4.This first cycle of icons was followed by further works distinguished by their unusual expressive forms, at the centre of the exhibition in Naples today and of this publication. These reflections arose after seeing these works, and a meeting with KUTURI. The biographical information thus acquired revealed that he has been constantly in relationship with artistic culture in a manner that is absolutelyautonomous with regard to the system by which it is organised: this independence, however, has not meant dissociating himself from information but has developed through select comparisons; those that stand out are his association with artists in Lucio Amelio’s Gallery in Naples, the enlightening encounter with Arman in Paris and his contacts with the Brera Gallery in Milan. Most probably, the research carried out in defining the ‘contemporary icon’ has its basis in the whole season of the ‘second avant-garde’ and particularly in all those different artistic Movements, from Pop to Minimal to Nouveau Réalisme, that opted towards defining the artifact-image of art. Yet on this wide basis of æsthetic thought, KUTURI has inserted an internal alchemical type of process, an existence open to unforeseeable developments, while maintaining the ‘iconographic fixity’ of the icon. Substituting a “chemical reaction” to the management of colour, started off a search for the un-programmable internal vitality of matter itself, concealed in and drawn out by contamination; each gold-covered board becomes the production place for an experiment, a space for the development of an æsthetic process. KUTURI has in fact studied all the steps behind the culture of the ancient icon, the careful choice and use of the board, the preparation of the stucco, the use of egg-yolk and beer, the layering of the gold leaf and finally the study of the pigments and their use; it is from this heritage of knowledge that the whole cycle of contemporary icons arises. To the stability that comes from an immobile repetition of acts and techniques, KUTURI contrasts, with the same instruments, innovation and research, instability and evolution; it is above all the stones from which the ancient pigments originate that stimulate the chemical reaction and the alchemical processes, the acids added and the organic materials: ‘Then came the turning point, a mistake, the divine touch, the invisible hand that overturned the tin of turpentine that ran all over the gold leaf carefully laid. “What a nuisance! I’ll leave everything and close the shop. I’ll see about it tomorrow.” ‘The following morning there was the revelation: the gold leaf was a blossoming of verdigris, with shades of colour that disclosed a new vision. That was when all the experiments with every possible type of acid and solvent started...’ A chance incident that sets off a journey, a process in the atmosphere of work in regress that defines contemporary culture in art; a proceeding thatdoes not renew itself, following alchemical practice, but that lives on experimentation refined by time: ‘Time may be compared to a universal “acid”, that corrodes the “basis” of Nature’s forms, especially if these “bases” are built by man in the form ofsymbols and meaningful contexts.’ (Riccardo Notte).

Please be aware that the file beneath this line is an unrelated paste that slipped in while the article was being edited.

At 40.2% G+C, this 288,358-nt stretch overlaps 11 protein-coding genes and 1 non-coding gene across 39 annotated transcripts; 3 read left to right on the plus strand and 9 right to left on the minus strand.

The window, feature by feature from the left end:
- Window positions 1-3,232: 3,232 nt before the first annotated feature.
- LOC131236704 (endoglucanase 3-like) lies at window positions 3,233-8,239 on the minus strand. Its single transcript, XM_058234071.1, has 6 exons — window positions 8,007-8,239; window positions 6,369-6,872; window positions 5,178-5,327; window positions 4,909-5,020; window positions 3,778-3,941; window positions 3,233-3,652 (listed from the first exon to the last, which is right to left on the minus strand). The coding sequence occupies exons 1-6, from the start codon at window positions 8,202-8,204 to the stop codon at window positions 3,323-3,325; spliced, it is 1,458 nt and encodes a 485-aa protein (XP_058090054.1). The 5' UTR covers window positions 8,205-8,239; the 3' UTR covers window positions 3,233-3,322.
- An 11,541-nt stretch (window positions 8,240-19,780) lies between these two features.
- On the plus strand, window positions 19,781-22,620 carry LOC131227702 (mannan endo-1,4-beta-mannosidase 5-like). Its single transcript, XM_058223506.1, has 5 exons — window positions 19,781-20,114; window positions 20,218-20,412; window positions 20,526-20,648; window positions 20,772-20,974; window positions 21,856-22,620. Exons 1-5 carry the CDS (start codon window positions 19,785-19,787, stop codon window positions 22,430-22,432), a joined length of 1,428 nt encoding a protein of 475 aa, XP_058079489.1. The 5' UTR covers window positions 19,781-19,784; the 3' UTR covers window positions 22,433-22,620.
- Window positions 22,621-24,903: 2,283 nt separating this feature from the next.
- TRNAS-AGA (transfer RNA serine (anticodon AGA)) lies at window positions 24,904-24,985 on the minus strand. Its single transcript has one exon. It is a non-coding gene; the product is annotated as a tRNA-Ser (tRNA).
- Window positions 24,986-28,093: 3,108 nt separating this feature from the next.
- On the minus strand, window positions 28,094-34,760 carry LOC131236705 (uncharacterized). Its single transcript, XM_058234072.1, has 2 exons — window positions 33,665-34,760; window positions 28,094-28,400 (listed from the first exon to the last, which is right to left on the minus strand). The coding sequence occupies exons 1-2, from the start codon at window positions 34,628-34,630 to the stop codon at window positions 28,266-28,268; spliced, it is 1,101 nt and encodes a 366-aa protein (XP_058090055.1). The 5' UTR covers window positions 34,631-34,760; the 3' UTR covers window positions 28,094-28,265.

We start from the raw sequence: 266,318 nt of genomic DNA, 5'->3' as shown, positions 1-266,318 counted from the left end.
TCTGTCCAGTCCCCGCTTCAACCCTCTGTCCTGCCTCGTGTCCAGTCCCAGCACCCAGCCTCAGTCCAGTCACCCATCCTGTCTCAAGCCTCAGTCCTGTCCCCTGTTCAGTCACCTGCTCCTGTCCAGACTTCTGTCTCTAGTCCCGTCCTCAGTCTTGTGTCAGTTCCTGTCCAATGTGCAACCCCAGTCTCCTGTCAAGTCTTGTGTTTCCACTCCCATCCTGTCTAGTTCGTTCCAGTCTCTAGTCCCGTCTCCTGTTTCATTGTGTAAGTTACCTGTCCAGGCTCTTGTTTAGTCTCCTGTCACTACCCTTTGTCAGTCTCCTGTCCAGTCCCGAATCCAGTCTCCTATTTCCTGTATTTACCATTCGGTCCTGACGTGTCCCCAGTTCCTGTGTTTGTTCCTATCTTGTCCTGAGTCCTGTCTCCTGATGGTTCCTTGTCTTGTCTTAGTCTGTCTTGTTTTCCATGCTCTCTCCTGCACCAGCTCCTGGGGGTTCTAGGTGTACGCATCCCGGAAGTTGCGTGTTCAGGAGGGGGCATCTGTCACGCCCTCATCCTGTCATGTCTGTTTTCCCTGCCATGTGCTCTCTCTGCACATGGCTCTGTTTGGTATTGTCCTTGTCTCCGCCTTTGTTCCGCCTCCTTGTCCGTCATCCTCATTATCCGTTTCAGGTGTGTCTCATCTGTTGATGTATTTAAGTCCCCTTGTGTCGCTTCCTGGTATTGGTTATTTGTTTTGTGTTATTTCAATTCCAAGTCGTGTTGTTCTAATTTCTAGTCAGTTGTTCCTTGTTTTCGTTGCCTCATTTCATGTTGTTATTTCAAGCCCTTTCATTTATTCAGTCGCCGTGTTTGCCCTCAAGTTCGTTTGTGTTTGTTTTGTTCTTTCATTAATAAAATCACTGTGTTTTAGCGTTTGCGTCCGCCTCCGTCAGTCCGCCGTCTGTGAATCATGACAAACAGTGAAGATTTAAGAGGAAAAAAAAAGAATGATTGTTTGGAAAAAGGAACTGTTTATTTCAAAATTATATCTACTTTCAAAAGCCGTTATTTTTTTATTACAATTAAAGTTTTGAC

5.The great sculpturesThe exhibition in Naples, undertaken with the enthusiasm produced by a return to his cultural origins, very present in the definition of alchemy by experience, shows the risky development of new adventures in expression and the choice of unusual forms; the closed and protected dimension of the box frame, unimaginably embellished by the exemplary use of methacrylate, does not seem to contain KUTURI’s curiosity and desire to experiment. His latest works are a large Altar-piece, two Sculptures, a Polyptych and a plastic installation –artifacts based on a widening of the culture and values within the historic dimension of the icon, and I would add of the sacred culture of Christian origin, so persistent in the Orthodox Church. The Cross, the Polyptych and the Tomb, among the central icons of the liturgy, between life, death and resurrection, are re-visited and re-interpreted, I would suggest even enriched by the dialectic valences that his artistic sensibility has ‘unleashed’. Going through the exhibition, one absorbs the atmosphere released by the immediate force of the materials employed, distinguished by the theological centrality of light, by its reinforced vitality and interference in space; the geometric-symbolic dimension that comes about is highlighted by the gold patina, but the large surface of a non-iconic altar-piece is also progressively impacted by a magmatic and swarming oxidation. KUTURI concludes the path he has traced distinguishing it with the element of transgression proper to one who faces death with the value of rebirth, of superseding the present, of an artist who sees hope in creativity, inclining towards those new forms of thought that only a bitter irony and possibly playfulness can suggest.

Andrea B. Del Guercio
Professor Chair of the History of Contemporary Art Brera Academy of Fine Arts, Milan
RICCARDO NOTTE - THE BARE SIGN IN THE WORKS OF KUTURI
MARCO SCARPA - AN ECHO OF THE INFINITE
PAOLO RICCA - SEEING TAKES TIME
ANTONELLO PELLICCIA - VISUAL SYMPHONY
FILOMENA DI STAZIO - SCARS
GIAMPAOLO ROSSI - IN PRAISE OF ERROR
MARIO DE LEO - GEOMETRY OF LIGHT